The Strain of the American Fabric
Hundreds of years in the making, the U.S. remains divided
March 13, 2017
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In recent memory, police violence has seen widespread attention across media networks and has surfaced deep rooted frustrations in cities and communities throughout the country. Consequently, the attention placed on police isn’t without a great amount of controversy, in regions covering much of the U.S., namely (and recently) in Florida, California, and Mississippi. Notably, the outcry of the mothers of two recently killed African American teenagers has prompted a demand for change. These two mothers, coined the “Mothers of the Movement” as they travel the country speaking to students, organizations, and other groups, visited the university last Monday to address these very issues.
If one particular case comes to mind when thinking of law enforcement deviance, it’s the recent killing of Trayvon Martin by a Florida neighborhood watch captain named George Zimmerman. When this occurred, the entire country seemed to split along an unseen divided line, that is in support of Trayvon and the other side against him. Specifically, in places throughout Florida, riots and protests quickly developed in response to Martin’s death.
As it stood, the grounds for the killing was an act of self-defense by Zimmerman, who claimed that Trayvon attacked him and attempted to beat him to death. As a result, his only means of self-defense that came to mind was to pull out his pistol and shoot Trayvon, an action that he truly believed was a matter of life and death.
In the transcript between Zimmerman and the police dispatch, controversial comments left his argument with extreme amounts of contempt and uneasiness. “These people always victimize the neighborhood,” he spoke to Florida dispatch.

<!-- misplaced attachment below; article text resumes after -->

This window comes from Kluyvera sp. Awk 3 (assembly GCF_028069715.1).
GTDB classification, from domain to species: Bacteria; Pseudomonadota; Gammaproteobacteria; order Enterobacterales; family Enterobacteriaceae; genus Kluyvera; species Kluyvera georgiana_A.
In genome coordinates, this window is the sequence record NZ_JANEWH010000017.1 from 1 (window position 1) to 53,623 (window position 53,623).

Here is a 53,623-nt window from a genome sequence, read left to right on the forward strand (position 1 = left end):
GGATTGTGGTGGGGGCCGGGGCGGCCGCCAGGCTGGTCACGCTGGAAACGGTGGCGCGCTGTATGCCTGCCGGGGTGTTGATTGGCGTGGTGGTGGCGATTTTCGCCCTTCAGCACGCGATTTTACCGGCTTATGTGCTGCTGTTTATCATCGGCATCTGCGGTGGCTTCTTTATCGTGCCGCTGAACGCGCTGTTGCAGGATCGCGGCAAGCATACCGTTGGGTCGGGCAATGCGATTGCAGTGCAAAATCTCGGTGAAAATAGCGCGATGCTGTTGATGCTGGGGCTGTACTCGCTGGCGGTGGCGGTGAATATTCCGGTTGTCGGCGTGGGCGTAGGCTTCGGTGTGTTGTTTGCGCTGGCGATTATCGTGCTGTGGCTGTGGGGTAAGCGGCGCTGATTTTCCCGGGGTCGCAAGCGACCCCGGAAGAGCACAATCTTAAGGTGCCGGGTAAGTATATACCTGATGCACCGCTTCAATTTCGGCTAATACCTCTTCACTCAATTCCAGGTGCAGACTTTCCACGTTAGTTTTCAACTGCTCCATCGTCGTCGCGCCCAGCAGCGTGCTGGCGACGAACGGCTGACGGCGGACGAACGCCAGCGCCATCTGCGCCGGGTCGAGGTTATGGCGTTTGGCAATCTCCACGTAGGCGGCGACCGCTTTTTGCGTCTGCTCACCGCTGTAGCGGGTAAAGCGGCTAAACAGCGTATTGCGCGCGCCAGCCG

After the trial, protests erupted throughout the country when the verdict of Zimmerman’s actions reached a decision, that is not guilty, on the grounds of insufficient evidence to prove that his actions were offensive rather than a means of self-defense.
Following Trayvon Martin’s death, an equally controversial and protest-invoking killing occurred, that of Michael Brown who was a teenage boy of similar age to Trayvon. In an act of self-defense, the officer testified that he was simply trying to stay alive, and that Brown had not only attempted to grab his gun from inside the police vehicle, but also ran at him with the intention of killing him. “If I could buy 30 seconds of time, someone else will be here, we can make the arrest, nothing happens, we are all good. And it didn’t happen that way,” he explained during his testimony in court.
In Ferguson, where Brown was killed, massive protests existed for weeks. These were protests that required the national guard and federally armed forces to lock the city down and administer curfews in order to attempt to ease the tension between the crowd and law enforcement.
In the months following both Martin’s and Brown’s deaths, the families of both parties continued to fight for justice, and worked in their communities and in cities throughout the country in an attempt to incite a revolution that would require police officers and law enforcement to adjust the way they dealt with traditional (and special) emergency calls and more importantly, their means of subduing and restraining suspects.